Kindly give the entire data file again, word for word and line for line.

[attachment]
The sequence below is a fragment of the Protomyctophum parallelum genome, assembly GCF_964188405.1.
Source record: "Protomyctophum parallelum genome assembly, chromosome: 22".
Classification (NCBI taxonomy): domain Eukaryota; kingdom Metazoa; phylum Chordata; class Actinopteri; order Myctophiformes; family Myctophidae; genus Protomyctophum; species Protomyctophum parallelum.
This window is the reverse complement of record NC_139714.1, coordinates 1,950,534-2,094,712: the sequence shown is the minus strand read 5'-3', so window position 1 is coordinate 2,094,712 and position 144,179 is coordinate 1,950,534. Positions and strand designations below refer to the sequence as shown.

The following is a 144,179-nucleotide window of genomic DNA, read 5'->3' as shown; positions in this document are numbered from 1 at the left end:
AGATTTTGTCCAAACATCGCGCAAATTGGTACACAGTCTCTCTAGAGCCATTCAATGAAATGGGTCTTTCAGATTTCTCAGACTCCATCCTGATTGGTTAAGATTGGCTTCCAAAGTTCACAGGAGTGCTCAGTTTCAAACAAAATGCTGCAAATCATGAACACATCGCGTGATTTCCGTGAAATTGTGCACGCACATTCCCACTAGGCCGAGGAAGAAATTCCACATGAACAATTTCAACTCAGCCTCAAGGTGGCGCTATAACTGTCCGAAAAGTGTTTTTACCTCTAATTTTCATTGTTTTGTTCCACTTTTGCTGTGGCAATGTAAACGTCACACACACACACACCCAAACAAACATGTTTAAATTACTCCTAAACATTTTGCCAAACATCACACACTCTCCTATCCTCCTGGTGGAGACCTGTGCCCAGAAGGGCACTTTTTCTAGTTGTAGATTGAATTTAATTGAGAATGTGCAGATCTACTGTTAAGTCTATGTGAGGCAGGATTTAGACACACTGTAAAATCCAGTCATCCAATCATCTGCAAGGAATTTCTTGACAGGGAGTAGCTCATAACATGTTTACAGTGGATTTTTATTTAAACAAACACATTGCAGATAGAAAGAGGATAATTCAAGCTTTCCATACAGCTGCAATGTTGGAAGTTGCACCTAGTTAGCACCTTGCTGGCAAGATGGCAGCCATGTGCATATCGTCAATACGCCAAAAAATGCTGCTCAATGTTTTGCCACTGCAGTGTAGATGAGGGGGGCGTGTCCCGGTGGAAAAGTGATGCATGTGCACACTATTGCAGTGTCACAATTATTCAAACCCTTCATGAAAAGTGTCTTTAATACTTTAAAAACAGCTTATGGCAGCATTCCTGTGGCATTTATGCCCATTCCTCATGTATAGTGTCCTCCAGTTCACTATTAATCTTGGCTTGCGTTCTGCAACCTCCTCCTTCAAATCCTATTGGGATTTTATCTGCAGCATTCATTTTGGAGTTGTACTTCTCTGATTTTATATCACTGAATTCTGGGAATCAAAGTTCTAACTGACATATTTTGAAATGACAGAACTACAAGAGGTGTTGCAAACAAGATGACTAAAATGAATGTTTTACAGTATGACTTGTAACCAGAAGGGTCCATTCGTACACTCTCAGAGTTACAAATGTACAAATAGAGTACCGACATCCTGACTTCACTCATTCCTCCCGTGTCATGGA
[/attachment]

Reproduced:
The sequence below is a fragment of the Protomyctophum parallelum genome, assembly GCF_964188405.1.
Source record: "Protomyctophum parallelum genome assembly, chromosome: 22".
Classification (NCBI taxonomy): domain Eukaryota; kingdom Metazoa; phylum Chordata; class Actinopteri; order Myctophiformes; family Myctophidae; genus Protomyctophum; species Protomyctophum parallelum.
This window is the reverse complement of record NC_139714.1, coordinates 1,950,534-2,094,712: the sequence shown is the minus strand read 5'-3', so window position 1 is coordinate 2,094,712 and position 144,179 is coordinate 1,950,534. Positions and strand designations below refer to the sequence as shown.

The following is a 144,179-nucleotide window of genomic DNA, read 5'->3' as shown; positions in this document are numbered from 1 at the left end:
AGATTTTGTCCAAACATCGCGCAAATTGGTACACAGTCTCTCTAGAGCCATTCAATGAAATGGGTCTTTCAGATTTCTCAGACTCCATCCTGATTGGTTAAGATTGGCTTCCAAAGTTCACAGGAGTGCTCAGTTTCAAACAAAATGCTGCAAATCATGAACACATCGCGTGATTTCCGTGAAATTGTGCACGCACATTCCCACTAGGCCGAGGAAGAAATTCCACATGAACAATTTCAACTCAGCCTCAAGGTGGCGCTATAACTGTCCGAAAAGTGTTTTTACCTCTAATTTTCATTGTTTTGTTCCACTTTTGCTGTGGCAATGTAAACGTCACACACACACACACCCAAACAAACATGTTTAAATTACTCCTAAACATTTTGCCAAACATCACACACTCTCCTATCCTCCTGGTGGAGACCTGTGCCCAGAAGGGCACTTTTTCTAGTTGTAGATTGAATTTAATTGAGAATGTGCAGATCTACTGTTAAGTCTATGTGAGGCAGGATTTAGACACACTGTAAAATCCAGTCATCCAATCATCTGCAAGGAATTTCTTGACAGGGAGTAGCTCATAACATGTTTACAGTGGATTTTTATTTAAACAAACACATTGCAGATAGAAAGAGGATAATTCAAGCTTTCCATACAGCTGCAATGTTGGAAGTTGCACCTAGTTAGCACCTTGCTGGCAAGATGGCAGCCATGTGCATATCGTCAATACGCCAAAAAATGCTGCTCAATGTTTTGCCACTGCAGTGTAGATGAGGGGGGCGTGTCCCGGTGGAAAAGTGATGCATGTGCACACTATTGCAGTGTCACAATTATTCAAACCCTTCATGAAAAGTGTCTTTAATACTTTAAAAACAGCTTATGGCAGCATTCCTGTGGCATTTATGCCCATTCCTCATGTATAGTGTCCTCCAGTTCACTATTAATCTTGGCTTGCGTTCTGCAACCTCCTCCTTCAAATCCTATTGGGATTTTATCTGCAGCATTCATTTTGGAGTTGTACTTCTCTGATTTTATATCACTGAATTCTGGGAATCAAAGTTCTAACTGACATATTTTGAAATGACAGAACTACAAGAGGTGTTGCAAACAAGATGACTAAAATGAATGTTTTACAGTATGACTTGTAACCAGAAGGGTCCATTCGTACACTCTCAGAGTTACAAATGTACAAATAGAGTACCGACATCCTGACTTCACTCATTCCTCCCGTGTCATGGA